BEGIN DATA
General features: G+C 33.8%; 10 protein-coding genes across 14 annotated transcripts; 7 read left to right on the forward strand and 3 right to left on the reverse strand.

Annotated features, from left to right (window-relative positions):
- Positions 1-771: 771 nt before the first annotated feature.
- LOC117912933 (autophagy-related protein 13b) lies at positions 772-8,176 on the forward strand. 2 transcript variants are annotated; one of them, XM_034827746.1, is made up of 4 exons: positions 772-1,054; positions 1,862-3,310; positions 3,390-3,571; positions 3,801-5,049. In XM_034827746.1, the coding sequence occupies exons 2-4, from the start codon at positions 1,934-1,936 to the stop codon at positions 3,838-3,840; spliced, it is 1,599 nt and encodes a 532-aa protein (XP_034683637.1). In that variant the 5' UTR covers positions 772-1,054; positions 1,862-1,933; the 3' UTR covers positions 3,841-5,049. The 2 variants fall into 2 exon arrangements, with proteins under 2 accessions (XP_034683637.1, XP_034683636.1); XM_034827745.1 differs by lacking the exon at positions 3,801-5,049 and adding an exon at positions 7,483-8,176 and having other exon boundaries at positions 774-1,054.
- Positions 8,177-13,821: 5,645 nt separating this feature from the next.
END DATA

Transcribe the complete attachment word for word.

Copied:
General features: G+C 33.8%; 10 protein-coding genes across 14 annotated transcripts; 7 read left to right on the forward strand and 3 right to left on the reverse strand.

Annotated features, from left to right (window-relative positions):
- Positions 1-771: 771 nt before the first annotated feature.
- LOC117912933 (autophagy-related protein 13b) lies at positions 772-8,176 on the forward strand. 2 transcript variants are annotated; one of them, XM_034827746.1, is made up of 4 exons: positions 772-1,054; positions 1,862-3,310; positions 3,390-3,571; positions 3,801-5,049. In XM_034827746.1, the coding sequence occupies exons 2-4, from the start codon at positions 1,934-1,936 to the stop codon at positions 3,838-3,840; spliced, it is 1,599 nt and encodes a 532-aa protein (XP_034683637.1). In that variant the 5' UTR covers positions 772-1,054; positions 1,862-1,933; the 3' UTR covers positions 3,841-5,049. The 2 variants fall into 2 exon arrangements, with proteins under 2 accessions (XP_034683637.1, XP_034683636.1); XM_034827745.1 differs by lacking the exon at positions 3,801-5,049 and adding an exon at positions 7,483-8,176 and having other exon boundaries at positions 774-1,054.
- Positions 8,177-13,821: 5,645 nt separating this feature from the next.